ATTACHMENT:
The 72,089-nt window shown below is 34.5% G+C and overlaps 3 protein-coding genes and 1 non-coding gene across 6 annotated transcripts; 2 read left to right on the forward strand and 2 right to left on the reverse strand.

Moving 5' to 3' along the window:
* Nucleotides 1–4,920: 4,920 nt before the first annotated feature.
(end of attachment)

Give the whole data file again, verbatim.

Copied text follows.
The 72,089-nt window shown below is 34.5% G+C and overlaps 3 protein-coding genes and 1 non-coding gene across 6 annotated transcripts; 2 read left to right on the forward strand and 2 right to left on the reverse strand.

Moving 5' to 3' along the window:
* Nucleotides 1–4,920: 4,920 nt before the first annotated feature.